Fowl are the new fun

February 9, 2018

1/4

When most people think of chickens, they think of chicken nuggets, chicken legs, or fried chicken, but here at Bettendorf High School, chickens are more than food to some students.

 

Tabitha Belcher, a junior, has a pet Bantam Silkie chicken named Ginger. Ginger is just like any other chicken, except she lives in the house.

 

“My mom has always wanted to live on a farm but we can’t, so we got a pet chicken,” Belcher said.

 

Belcher and her family have had chickens before. The family had three roosters and one hen but they had to get rid of them due to stress caused by one another and their loud squawks.

 

The Belchers also have four cats and one dog. All of the animals get along great with Ginger. The chicken is over a year old but still quite small. The average female Bantam Silkie weighs only 32 ounces.

 

“Ginger likes me the best, I put her in my sweatshirt and she falls asleep, but she mostly recognizes my step dad because she starts to “bawk” when he comes around because he is loud,” Belcher said.

 

Ginger is kept in a small gated in area and eats a diet of grain and meal worms. She lays eggs that are little but the Belchers harvest and cook them when they have enough.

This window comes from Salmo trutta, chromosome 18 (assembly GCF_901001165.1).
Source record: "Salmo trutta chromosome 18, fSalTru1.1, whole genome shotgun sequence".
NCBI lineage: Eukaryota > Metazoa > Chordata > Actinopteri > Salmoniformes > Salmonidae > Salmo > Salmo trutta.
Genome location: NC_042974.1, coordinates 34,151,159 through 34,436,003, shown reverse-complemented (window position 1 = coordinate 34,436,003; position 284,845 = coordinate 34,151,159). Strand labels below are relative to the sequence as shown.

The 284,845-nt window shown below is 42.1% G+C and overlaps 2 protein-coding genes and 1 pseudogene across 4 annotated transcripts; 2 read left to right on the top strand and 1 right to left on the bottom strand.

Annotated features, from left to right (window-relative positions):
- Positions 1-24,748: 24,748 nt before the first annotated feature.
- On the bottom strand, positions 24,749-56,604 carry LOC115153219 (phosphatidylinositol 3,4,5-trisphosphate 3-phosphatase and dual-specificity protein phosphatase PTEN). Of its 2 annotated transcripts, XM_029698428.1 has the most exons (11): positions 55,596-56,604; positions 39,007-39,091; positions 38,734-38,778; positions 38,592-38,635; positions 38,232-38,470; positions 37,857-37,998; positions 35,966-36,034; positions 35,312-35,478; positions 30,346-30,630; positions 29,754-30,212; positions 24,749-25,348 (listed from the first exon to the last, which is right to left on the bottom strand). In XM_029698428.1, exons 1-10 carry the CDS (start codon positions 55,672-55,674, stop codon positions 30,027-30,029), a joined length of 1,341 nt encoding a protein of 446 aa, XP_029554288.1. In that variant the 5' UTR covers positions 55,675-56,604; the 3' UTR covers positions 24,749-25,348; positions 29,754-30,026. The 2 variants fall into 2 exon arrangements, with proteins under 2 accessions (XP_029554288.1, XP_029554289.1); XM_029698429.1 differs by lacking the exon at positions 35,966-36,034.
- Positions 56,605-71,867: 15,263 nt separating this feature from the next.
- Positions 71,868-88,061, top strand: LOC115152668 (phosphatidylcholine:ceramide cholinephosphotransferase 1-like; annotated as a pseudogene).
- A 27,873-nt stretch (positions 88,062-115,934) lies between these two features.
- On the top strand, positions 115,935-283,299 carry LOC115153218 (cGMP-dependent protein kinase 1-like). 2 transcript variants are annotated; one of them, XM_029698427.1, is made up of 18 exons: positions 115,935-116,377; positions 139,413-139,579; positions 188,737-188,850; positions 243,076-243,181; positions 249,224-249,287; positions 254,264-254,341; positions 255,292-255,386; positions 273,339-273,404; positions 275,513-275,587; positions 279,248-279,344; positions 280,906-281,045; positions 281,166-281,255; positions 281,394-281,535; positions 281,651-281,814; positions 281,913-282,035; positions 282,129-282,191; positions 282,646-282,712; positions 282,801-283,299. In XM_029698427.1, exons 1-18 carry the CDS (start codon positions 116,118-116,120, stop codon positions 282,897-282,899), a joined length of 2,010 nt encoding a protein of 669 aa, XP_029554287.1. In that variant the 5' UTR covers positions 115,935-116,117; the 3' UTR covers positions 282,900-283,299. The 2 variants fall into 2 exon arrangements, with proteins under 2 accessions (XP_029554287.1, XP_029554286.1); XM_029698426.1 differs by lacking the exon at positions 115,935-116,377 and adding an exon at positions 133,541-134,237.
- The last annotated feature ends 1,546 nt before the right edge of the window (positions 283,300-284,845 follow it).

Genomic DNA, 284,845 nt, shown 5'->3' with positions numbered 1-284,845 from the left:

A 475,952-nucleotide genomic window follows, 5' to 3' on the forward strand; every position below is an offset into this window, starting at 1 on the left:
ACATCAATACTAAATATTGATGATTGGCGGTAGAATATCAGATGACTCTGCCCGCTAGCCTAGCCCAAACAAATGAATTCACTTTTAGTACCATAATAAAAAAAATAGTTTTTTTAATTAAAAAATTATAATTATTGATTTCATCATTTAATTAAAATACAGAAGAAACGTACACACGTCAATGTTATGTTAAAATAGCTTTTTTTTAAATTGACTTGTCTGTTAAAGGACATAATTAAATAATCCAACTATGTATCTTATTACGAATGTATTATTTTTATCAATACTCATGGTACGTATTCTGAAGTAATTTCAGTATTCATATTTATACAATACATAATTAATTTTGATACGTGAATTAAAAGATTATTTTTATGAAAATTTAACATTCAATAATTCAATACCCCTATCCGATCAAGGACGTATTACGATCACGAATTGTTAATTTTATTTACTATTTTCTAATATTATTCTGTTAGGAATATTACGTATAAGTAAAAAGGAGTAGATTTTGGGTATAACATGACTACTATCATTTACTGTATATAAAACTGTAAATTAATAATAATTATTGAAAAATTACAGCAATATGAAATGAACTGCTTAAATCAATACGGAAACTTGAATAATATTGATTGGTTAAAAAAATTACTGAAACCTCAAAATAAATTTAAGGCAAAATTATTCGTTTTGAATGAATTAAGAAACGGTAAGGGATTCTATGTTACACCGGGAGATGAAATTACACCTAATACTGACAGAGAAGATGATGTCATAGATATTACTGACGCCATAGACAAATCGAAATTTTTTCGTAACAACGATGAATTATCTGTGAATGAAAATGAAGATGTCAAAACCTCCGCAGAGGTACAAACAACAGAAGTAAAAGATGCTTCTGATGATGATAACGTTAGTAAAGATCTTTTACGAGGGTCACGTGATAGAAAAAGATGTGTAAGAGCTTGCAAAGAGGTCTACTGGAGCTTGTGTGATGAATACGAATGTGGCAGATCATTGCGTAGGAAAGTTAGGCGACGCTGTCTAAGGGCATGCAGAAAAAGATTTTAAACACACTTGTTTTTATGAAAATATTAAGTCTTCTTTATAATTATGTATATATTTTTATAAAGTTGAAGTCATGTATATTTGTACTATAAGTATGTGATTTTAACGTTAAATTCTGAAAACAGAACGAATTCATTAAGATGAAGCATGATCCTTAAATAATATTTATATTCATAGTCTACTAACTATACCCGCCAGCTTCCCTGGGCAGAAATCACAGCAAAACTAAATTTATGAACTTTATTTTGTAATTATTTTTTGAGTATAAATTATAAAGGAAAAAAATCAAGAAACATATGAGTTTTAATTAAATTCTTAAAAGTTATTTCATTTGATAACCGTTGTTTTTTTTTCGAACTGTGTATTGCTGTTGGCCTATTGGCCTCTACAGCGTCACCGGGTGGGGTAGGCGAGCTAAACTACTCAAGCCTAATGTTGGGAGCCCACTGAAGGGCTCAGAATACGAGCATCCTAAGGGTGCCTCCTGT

Another student has 17 chickens. Senior Keaton Westerkamp lives on a farm and thought it would be interesting to have chickens.

 

“I couldn’t get a dog so I thought that it would be fun to have some chickens. I paid for them all myself,” Westerkamp said.

 

Westerkamp has had his chickens for a year and a half. His chickens are all full grown, and he has one rooster and the rest are hens. He has Light Brahma chickens who weigh about seven pounds.

 

Westerkamp collects and sells their eggs.

 

“I sell their eggs to people in town which is a cool aspect of having chickens. I wash them all to get them ready to sell,” Westerkamp said.

 

Unlike Belcher, Westerkamp’s chickens live in a large chicken coop and fenced in area outside.

 

Everyone has their own idea of a good pet, and for Belcher and Westerkamp, chickens are the way to go.

 

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